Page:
One quibble: At the same time Inslee would make the beer tax permanent, he would extend it to microbreweries for the first time. So at least for small brewers it is a new tax, and presumably that would be paid by Washington citizens as a whole — beer-drinkers anyway. Budget director David Schumacher said the extension of the tax is seen as the elimination of an exemption — thus no new tax even if it might look like one. And for his part, Inslee said he has nothing against beer, that he loves microbreweries and he might even be known to take a sip of an adult beverage from time to time. But he said, “The amount people will be spending for beer is the same tomorrow as it was yesterday, so I am fulfilling my commitments to a T.”
In the scheme of things, a budget proposal from a governor isn’t horribly meaningful, because it is the Legislature that writes the final bill. And in Inslee’s case, that might go double, because the governor didn’t release a fully-fleshed-out budget bill of his own. What he issued Thursday might better be described as an outline of his spending plans. House Appropriations Chair Ross Hunter, D-Medina, said the governor’s proposal “is in the right ballpark,” and at least on the broad strokes there’s plenty of agreement from his team.
“These may not be the exact decisions our caucus will make, but it is very appropriate for us to look at the value of return we’re getting from some tax loopholes that have been on the books, without review, for decades,” he said.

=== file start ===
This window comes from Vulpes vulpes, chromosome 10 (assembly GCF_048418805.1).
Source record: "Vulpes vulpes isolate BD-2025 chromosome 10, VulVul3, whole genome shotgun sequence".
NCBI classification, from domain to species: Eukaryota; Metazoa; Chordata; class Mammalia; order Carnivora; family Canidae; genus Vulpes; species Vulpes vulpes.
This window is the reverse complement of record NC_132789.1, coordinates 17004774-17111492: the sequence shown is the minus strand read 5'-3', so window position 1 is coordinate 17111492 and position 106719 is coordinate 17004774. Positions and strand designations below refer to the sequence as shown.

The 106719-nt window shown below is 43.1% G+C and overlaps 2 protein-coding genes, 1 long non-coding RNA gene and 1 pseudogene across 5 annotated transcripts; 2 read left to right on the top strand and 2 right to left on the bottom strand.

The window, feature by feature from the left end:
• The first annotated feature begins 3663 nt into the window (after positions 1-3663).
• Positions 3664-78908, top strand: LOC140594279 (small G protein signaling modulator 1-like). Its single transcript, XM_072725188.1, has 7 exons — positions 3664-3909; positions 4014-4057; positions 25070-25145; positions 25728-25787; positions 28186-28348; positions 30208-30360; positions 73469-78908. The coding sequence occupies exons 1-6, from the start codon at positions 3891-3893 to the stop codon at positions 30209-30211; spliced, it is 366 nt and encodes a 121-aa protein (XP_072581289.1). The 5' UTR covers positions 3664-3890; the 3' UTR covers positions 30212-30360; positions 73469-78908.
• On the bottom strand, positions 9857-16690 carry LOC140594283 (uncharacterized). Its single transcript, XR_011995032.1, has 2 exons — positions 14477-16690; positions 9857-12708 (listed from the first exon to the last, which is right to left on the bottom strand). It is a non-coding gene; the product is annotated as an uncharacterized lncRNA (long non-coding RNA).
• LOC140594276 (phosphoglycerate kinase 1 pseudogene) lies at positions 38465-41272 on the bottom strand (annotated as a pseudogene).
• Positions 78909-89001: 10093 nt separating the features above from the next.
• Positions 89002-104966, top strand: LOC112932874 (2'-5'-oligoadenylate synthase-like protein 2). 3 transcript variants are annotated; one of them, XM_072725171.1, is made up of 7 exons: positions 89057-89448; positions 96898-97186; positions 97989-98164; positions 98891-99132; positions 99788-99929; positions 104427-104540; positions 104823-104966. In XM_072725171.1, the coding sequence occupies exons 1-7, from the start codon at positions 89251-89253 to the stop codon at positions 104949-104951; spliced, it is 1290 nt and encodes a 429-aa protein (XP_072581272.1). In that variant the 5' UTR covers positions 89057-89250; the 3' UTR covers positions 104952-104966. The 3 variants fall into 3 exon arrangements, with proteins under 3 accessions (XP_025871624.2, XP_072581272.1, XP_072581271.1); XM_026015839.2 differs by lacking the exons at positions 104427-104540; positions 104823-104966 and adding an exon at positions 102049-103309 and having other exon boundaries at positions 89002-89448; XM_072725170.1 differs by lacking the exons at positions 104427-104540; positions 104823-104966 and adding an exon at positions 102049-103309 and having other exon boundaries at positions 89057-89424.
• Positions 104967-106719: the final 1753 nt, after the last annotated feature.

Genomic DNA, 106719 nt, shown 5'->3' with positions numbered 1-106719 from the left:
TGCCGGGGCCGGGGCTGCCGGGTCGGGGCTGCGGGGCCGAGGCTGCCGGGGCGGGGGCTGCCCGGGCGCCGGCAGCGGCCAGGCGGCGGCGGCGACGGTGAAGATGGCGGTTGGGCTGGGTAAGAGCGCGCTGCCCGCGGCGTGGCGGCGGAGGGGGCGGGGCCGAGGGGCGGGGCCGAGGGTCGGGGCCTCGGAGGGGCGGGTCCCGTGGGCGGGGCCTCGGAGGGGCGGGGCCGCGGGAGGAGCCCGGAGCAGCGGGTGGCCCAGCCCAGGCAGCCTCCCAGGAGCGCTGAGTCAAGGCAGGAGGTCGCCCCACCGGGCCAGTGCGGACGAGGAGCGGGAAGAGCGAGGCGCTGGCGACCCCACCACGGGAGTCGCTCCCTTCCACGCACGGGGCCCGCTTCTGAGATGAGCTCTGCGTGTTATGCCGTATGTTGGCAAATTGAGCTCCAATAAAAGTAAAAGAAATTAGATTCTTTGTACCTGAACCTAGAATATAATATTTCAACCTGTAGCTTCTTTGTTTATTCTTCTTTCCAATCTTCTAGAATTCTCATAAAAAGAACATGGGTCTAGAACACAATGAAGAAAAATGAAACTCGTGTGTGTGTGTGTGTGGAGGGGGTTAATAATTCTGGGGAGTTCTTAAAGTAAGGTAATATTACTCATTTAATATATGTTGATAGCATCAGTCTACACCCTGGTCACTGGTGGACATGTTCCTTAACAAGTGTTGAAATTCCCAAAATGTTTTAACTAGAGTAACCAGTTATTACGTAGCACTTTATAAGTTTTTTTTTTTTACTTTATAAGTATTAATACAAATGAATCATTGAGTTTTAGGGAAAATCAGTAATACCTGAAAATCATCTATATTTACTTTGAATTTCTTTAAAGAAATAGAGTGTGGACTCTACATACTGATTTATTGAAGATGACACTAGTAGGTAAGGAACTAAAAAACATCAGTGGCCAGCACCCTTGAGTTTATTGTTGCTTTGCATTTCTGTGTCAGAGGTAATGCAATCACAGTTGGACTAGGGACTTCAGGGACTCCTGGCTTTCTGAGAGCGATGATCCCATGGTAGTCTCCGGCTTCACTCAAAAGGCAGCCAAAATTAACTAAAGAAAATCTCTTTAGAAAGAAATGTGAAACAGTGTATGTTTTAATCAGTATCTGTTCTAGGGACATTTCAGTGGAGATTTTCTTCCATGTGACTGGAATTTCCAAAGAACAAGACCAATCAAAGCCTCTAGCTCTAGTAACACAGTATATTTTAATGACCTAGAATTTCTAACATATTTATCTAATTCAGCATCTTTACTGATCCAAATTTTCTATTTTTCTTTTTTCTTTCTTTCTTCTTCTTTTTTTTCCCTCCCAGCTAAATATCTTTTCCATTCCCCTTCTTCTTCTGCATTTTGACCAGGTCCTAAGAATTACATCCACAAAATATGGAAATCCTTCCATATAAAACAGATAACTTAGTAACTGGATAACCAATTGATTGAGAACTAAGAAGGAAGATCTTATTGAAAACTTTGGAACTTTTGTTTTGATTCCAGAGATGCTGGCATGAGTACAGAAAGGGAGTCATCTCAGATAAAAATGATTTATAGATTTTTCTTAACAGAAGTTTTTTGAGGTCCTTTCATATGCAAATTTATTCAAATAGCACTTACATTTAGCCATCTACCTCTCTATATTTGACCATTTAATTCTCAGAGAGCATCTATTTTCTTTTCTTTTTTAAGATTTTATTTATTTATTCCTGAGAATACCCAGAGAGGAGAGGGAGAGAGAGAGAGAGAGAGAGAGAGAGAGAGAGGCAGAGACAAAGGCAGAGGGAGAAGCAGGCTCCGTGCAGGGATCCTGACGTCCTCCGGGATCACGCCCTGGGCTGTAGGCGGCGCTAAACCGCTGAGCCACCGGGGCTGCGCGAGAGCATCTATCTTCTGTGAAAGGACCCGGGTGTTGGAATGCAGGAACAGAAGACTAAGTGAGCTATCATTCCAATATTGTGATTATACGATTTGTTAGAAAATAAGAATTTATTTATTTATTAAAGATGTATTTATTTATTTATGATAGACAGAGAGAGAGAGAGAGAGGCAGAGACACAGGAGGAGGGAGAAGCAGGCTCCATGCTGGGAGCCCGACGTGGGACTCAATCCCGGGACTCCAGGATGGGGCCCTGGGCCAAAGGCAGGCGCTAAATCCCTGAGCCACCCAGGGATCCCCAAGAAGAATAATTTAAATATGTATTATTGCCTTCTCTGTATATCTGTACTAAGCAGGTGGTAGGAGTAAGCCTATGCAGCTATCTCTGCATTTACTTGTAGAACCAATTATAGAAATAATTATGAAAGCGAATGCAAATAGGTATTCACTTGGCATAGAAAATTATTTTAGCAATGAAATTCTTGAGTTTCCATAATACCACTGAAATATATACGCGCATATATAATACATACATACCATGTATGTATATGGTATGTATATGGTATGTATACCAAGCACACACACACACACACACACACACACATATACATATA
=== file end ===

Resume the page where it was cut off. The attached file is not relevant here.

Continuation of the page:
But Schoesler, with his told-you-so grin, said the Majority Coalition Caucus will write a budget that looks dramatically different. Republicans in the House and Senate have already said they may target a few tax breaks, and they also may endorse some of the same budget maneuvers as they struggle to find money for McCleary. But the Senate majority won’t target tax breaks that are there for good reason, Schoesler said. Instead his team is scouring the budget looking for efficiencies and taking a dim view of agency carry-forward budget proposals. “You’re not choosing between kids and tax cuts,” he said. “You’re choosing between [kids and] bureaucrats and tax hikes.”
And with that begins a battle that involves every interest on Inslee’s hit list – now that it has become clear which tax breaks are in play. The beer biz already has its Facebook page up and running, with a countdown clock ticking the minutes until the day the temporary tax supposedly goes away. The Washington tax is five times’ Oregon’s and nine times Idaho’s, said Steve Jones, director of operations for Red Hook Brewery. “Governor Inslee today said he loved the Washington beer industry, but extending the beer tax scheduled to end July 1st shows no love,” he said.
And whatever Inslee wants to call his new taxes, they don’t smell any sweeter, said Association of Washington Business President Don Brunell. “Whether it’s called a tax increase or ‘closing a loophole,’ the result is the same: Families and employers pay the government more money,” he said.